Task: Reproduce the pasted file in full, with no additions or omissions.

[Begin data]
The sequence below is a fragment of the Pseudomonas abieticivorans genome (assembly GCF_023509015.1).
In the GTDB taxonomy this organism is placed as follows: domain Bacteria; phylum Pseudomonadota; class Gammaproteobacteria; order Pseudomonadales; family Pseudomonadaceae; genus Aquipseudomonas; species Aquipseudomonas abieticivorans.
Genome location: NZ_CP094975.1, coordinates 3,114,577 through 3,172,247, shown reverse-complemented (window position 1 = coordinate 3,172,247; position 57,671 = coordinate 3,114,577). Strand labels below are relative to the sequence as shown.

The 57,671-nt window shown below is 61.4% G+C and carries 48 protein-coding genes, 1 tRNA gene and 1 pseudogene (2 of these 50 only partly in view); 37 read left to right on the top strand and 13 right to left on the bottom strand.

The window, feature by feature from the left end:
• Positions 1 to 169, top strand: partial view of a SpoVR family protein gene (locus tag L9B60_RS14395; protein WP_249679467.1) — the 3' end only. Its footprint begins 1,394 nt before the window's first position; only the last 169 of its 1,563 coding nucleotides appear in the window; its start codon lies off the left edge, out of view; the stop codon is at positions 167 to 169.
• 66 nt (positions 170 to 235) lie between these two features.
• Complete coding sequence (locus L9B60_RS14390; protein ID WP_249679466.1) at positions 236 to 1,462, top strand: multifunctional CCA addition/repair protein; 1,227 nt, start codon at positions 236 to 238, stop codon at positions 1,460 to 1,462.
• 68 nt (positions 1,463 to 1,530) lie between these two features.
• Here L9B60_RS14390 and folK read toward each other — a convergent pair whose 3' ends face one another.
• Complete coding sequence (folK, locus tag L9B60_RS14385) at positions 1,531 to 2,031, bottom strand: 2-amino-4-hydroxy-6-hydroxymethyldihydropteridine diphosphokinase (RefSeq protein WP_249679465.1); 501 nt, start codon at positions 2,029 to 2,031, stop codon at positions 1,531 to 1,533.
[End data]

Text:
The sequence below is a fragment of the Pseudomonas abieticivorans genome (assembly GCF_023509015.1).
In the GTDB taxonomy this organism is placed as follows: domain Bacteria; phylum Pseudomonadota; class Gammaproteobacteria; order Pseudomonadales; family Pseudomonadaceae; genus Aquipseudomonas; species Aquipseudomonas abieticivorans.
Genome location: NZ_CP094975.1, coordinates 3,114,577 through 3,172,247, shown reverse-complemented (window position 1 = coordinate 3,172,247; position 57,671 = coordinate 3,114,577). Strand labels below are relative to the sequence as shown.

The 57,671-nt window shown below is 61.4% G+C and carries 48 protein-coding genes, 1 tRNA gene and 1 pseudogene (2 of these 50 only partly in view); 37 read left to right on the top strand and 13 right to left on the bottom strand.

The window, feature by feature from the left end:
• Positions 1 to 169, top strand: partial view of a SpoVR family protein gene (locus tag L9B60_RS14395; protein WP_249679467.1) — the 3' end only. Its footprint begins 1,394 nt before the window's first position; only the last 169 of its 1,563 coding nucleotides appear in the window; its start codon lies off the left edge, out of view; the stop codon is at positions 167 to 169.
• 66 nt (positions 170 to 235) lie between these two features.
• Complete coding sequence (locus L9B60_RS14390; protein ID WP_249679466.1) at positions 236 to 1,462, top strand: multifunctional CCA addition/repair protein; 1,227 nt, start codon at positions 236 to 238, stop codon at positions 1,460 to 1,462.
• 68 nt (positions 1,463 to 1,530) lie between these two features.
• Here L9B60_RS14390 and folK read toward each other — a convergent pair whose 3' ends face one another.
• Complete coding sequence (folK, locus tag L9B60_RS14385) at positions 1,531 to 2,031, bottom strand: 2-amino-4-hydroxy-6-hydroxymethyldihydropteridine diphosphokinase (RefSeq protein WP_249679465.1); 501 nt, start codon at positions 2,029 to 2,031, stop codon at positions 1,531 to 1,533.